Old problem, new figures – the devastating impact of meat consumption

WWF report finds 60% of global biodiversity loss is down to meat-based diets which put huge strain on Earth’s resources.

The ongoing global appetite for meat is having a devastating impact on the environment driven by the production of crop-based feed for animals, a new report has warned.

Quote of the article: “But if global demand for meat grows as expected, the report says, soy production would need to increase by nearly 80% by 2050.”

Link: https://www.theguardian.com/environment/2017/oct/05/vast-animal-feed-crops-meat-needs-destroying-planet?CMP=share_btn_fb

Advertisements

The unknown scarcity of sand

Sand, a resource that is well under the radar when we talk about scarcity of resources, is increasingly demanded for the production of concrete and asphalt. Global urbanization generates a mind-boggling demand for certain types of sand which is extracted intensively with (potentially) devastating environmental outcomes.

“There is so much demand for certain types of construction sand that Dubai, which sits on the edge of an enormous desert, imports sand from Australia. ”

Link: https://www.theguardian.com/cities/2017/feb/27/sand-mining-global-environmental-crisis-never-heard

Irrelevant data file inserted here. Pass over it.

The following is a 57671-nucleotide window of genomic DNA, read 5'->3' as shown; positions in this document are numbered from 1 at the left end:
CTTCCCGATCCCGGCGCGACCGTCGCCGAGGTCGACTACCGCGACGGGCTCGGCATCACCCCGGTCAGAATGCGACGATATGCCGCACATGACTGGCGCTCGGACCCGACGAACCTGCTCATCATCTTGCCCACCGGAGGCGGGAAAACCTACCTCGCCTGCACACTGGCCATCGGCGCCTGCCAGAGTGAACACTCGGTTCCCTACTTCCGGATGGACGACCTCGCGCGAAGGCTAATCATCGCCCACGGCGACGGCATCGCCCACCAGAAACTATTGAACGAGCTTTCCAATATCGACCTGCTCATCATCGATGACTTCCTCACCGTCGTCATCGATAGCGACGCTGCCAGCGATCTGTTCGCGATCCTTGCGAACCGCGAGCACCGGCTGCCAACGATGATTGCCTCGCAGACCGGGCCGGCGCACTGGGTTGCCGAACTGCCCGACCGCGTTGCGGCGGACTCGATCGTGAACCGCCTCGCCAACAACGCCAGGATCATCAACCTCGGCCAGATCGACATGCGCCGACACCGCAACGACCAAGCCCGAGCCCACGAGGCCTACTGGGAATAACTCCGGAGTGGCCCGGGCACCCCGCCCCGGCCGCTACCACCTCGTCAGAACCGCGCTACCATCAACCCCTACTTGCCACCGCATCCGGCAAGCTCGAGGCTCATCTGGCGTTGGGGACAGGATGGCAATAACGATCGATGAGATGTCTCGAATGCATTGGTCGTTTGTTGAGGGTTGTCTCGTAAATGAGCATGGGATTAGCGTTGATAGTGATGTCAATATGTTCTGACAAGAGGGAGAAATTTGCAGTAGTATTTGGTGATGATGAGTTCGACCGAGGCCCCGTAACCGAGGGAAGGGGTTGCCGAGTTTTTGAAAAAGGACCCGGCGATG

Deutsche Bank to stop investment in coal-fired power plant construction and thermal coal mining

Answering to increasing public pressure after controversial deals with coal-related activities and living up to their pledges made in Paris 2015.

However, Deutsche Bank “only” commits not to finance NEW projects – the consequent step would be to divest from existing investments, too. It will be interesting to see if Deutsche Bank voices their thoughts on divesting, too.

https://www.theguardian.com/business/2017/feb/01/deutsche-bank-pulls-out-of-coal-projects-to-meet-paris-climate-pledge

ROAR Issue #4: State of Control is

Article by Jerome Roos (PDR Cambridge, founder and editor of ROAR magazine), in ROAR issue #4

A concise account of the current state of (drum-roll) state control in neoliberal systems, exemplified by armed riot polices opposing civilians, mass storage of personal data, and the phenomenon of handling disorder (aka consequences and symptoms) rather than bringing order (aka addressing root-causes and improving these).

On his argument that private companies are increasingly profiting from the increaseing state-control (data mining, private military forces), Roos remains a bit vague and, especially towards the end, the article carries a slight conspiracy-esque character when it paints its doom and gloom scenario.

The management of disorder — this becomes the main paradigm of government under neoliberalism. Rather than directly confronting the underlying causes of political instability, ecological catastrophe or endemic social ills, the state of control considers it “safer and more useful to try to govern the effects.”